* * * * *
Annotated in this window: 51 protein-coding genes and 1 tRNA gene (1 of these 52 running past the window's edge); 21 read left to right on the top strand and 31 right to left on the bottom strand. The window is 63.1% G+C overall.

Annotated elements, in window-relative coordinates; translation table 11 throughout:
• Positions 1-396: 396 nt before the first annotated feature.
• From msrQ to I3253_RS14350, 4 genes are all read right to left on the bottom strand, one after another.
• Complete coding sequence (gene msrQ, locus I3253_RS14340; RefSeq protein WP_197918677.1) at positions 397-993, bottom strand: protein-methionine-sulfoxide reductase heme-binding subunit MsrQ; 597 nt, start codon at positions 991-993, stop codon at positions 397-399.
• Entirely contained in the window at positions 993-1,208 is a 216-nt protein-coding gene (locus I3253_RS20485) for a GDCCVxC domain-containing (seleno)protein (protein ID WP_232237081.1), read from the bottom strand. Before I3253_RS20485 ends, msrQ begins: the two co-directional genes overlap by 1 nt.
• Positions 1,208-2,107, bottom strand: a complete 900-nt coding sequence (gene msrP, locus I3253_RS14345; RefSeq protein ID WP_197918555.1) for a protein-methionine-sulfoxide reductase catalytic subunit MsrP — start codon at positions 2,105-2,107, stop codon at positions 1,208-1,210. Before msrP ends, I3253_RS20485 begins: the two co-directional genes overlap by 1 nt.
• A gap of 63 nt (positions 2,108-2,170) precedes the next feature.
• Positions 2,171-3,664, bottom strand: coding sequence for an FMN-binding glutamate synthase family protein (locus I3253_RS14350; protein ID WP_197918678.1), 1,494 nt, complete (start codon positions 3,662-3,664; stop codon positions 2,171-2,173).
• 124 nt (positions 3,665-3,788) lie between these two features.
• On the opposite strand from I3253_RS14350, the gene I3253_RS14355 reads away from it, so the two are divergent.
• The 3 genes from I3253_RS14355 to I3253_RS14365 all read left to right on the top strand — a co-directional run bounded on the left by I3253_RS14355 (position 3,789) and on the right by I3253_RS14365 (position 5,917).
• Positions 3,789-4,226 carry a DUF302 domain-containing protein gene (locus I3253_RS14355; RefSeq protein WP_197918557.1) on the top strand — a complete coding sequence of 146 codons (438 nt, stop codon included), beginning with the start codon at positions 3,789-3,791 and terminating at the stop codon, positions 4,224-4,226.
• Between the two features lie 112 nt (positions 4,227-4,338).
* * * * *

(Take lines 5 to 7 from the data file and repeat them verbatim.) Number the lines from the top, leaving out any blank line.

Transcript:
• Complete coding sequence (gene msrQ, locus I3253_RS14340; RefSeq protein WP_197918677.1) at positions 397-993, bottom strand: protein-methionine-sulfoxide reductase heme-binding subunit MsrQ; 597 nt, start codon at positions 991-993, stop codon at positions 397-399.
• Entirely contained in the window at positions 993-1,208 is a 216-nt protein-coding gene (locus I3253_RS20485) for a GDCCVxC domain-containing (seleno)protein (protein ID WP_232237081.1), read from the bottom strand. Before I3253_RS20485 ends, msrQ begins: the two co-directional genes overlap by 1 nt.
• Positions 1,208-2,107, bottom strand: a complete 900-nt coding sequence (gene msrP, locus I3253_RS14345; RefSeq protein ID WP_197918555.1) for a protein-methionine-sulfoxide reductase catalytic subunit MsrP — start codon at positions 2,105-2,107, stop codon at positions 1,208-1,210. Before msrP ends, I3253_RS20485 begins: the two co-directional genes overlap by 1 nt.